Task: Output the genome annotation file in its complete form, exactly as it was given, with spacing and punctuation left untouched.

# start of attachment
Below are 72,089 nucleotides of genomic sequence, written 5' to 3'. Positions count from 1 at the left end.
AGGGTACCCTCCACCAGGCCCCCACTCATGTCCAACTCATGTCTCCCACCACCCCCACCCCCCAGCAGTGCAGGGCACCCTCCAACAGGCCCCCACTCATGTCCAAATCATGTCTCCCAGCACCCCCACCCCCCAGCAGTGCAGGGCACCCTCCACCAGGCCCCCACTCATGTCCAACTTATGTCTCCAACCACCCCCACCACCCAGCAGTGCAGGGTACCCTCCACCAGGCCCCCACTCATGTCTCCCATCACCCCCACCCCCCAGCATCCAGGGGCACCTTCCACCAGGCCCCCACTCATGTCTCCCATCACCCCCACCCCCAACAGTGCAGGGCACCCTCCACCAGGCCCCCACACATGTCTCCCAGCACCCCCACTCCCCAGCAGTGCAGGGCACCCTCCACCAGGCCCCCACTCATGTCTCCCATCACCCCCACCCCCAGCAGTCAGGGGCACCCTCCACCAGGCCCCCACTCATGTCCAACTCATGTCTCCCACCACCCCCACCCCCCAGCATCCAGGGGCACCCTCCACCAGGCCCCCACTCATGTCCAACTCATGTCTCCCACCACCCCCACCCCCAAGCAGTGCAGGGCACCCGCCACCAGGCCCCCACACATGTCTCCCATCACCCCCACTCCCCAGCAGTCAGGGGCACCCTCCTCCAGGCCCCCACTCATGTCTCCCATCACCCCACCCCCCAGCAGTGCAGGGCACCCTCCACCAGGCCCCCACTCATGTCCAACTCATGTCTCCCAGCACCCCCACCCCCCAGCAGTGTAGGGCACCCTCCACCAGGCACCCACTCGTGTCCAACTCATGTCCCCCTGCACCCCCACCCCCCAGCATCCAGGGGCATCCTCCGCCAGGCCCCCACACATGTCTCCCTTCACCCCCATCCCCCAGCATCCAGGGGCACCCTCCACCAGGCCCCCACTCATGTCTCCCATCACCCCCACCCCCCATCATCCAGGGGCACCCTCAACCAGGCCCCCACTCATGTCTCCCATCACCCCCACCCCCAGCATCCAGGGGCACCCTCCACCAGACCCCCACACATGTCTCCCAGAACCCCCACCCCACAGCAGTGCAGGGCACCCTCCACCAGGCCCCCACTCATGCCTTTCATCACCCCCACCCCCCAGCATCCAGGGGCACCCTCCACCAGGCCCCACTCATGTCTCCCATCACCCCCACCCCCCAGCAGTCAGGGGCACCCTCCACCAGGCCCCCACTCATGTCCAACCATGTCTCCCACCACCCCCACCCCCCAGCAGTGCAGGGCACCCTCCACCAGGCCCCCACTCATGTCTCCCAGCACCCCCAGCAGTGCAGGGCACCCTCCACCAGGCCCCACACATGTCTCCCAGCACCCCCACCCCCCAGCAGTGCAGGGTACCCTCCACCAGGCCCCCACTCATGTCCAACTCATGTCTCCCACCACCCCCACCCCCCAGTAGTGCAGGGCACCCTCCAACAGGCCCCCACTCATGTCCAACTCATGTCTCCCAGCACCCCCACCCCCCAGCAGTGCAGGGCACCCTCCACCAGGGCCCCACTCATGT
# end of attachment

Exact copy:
Below are 72,089 nucleotides of genomic sequence, written 5' to 3'. Positions count from 1 at the left end.
AGGGTACCCTCCACCAGGCCCCCACTCATGTCCAACTCATGTCTCCCACCACCCCCACCCCCCAGCAGTGCAGGGCACCCTCCAACAGGCCCCCACTCATGTCCAAATCATGTCTCCCAGCACCCCCACCCCCCAGCAGTGCAGGGCACCCTCCACCAGGCCCCCACTCATGTCCAACTTATGTCTCCAACCACCCCCACCACCCAGCAGTGCAGGGTACCCTCCACCAGGCCCCCACTCATGTCTCCCATCACCCCCACCCCCCAGCATCCAGGGGCACCTTCCACCAGGCCCCCACTCATGTCTCCCATCACCCCCACCCCCAACAGTGCAGGGCACCCTCCACCAGGCCCCCACACATGTCTCCCAGCACCCCCACTCCCCAGCAGTGCAGGGCACCCTCCACCAGGCCCCCACTCATGTCTCCCATCACCCCCACCCCCAGCAGTCAGGGGCACCCTCCACCAGGCCCCCACTCATGTCCAACTCATGTCTCCCACCACCCCCACCCCCCAGCATCCAGGGGCACCCTCCACCAGGCCCCCACTCATGTCCAACTCATGTCTCCCACCACCCCCACCCCCAAGCAGTGCAGGGCACCCGCCACCAGGCCCCCACACATGTCTCCCATCACCCCCACTCCCCAGCAGTCAGGGGCACCCTCCTCCAGGCCCCCACTCATGTCTCCCATCACCCCACCCCCCAGCAGTGCAGGGCACCCTCCACCAGGCCCCCACTCATGTCCAACTCATGTCTCCCAGCACCCCCACCCCCCAGCAGTGTAGGGCACCCTCCACCAGGCACCCACTCGTGTCCAACTCATGTCCCCCTGCACCCCCACCCCCCAGCATCCAGGGGCATCCTCCGCCAGGCCCCCACACATGTCTCCCTTCACCCCCATCCCCCAGCATCCAGGGGCACCCTCCACCAGGCCCCCACTCATGTCTCCCATCACCCCCACCCCCCATCATCCAGGGGCACCCTCAACCAGGCCCCCACTCATGTCTCCCATCACCCCCACCCCCAGCATCCAGGGGCACCCTCCACCAGACCCCCACACATGTCTCCCAGAACCCCCACCCCACAGCAGTGCAGGGCACCCTCCACCAGGCCCCCACTCATGCCTTTCATCACCCCCACCCCCCAGCATCCAGGGGCACCCTCCACCAGGCCCCACTCATGTCTCCCATCACCCCCACCCCCCAGCAGTCAGGGGCACCCTCCACCAGGCCCCCACTCATGTCCAACCATGTCTCCCACCACCCCCACCCCCCAGCAGTGCAGGGCACCCTCCACCAGGCCCCCACTCATGTCTCCCAGCACCCCCAGCAGTGCAGGGCACCCTCCACCAGGCCCCACACATGTCTCCCAGCACCCCCACCCCCCAGCAGTGCAGGGTACCCTCCACCAGGCCCCCACTCATGTCCAACTCATGTCTCCCACCACCCCCACCCCCCAGTAGTGCAGGGCACCCTCCAACAGGCCCCCACTCATGTCCAACTCATGTCTCCCAGCACCCCCACCCCCCAGCAGTGCAGGGCACCCTCCACCAGGGCCCCACTCATGT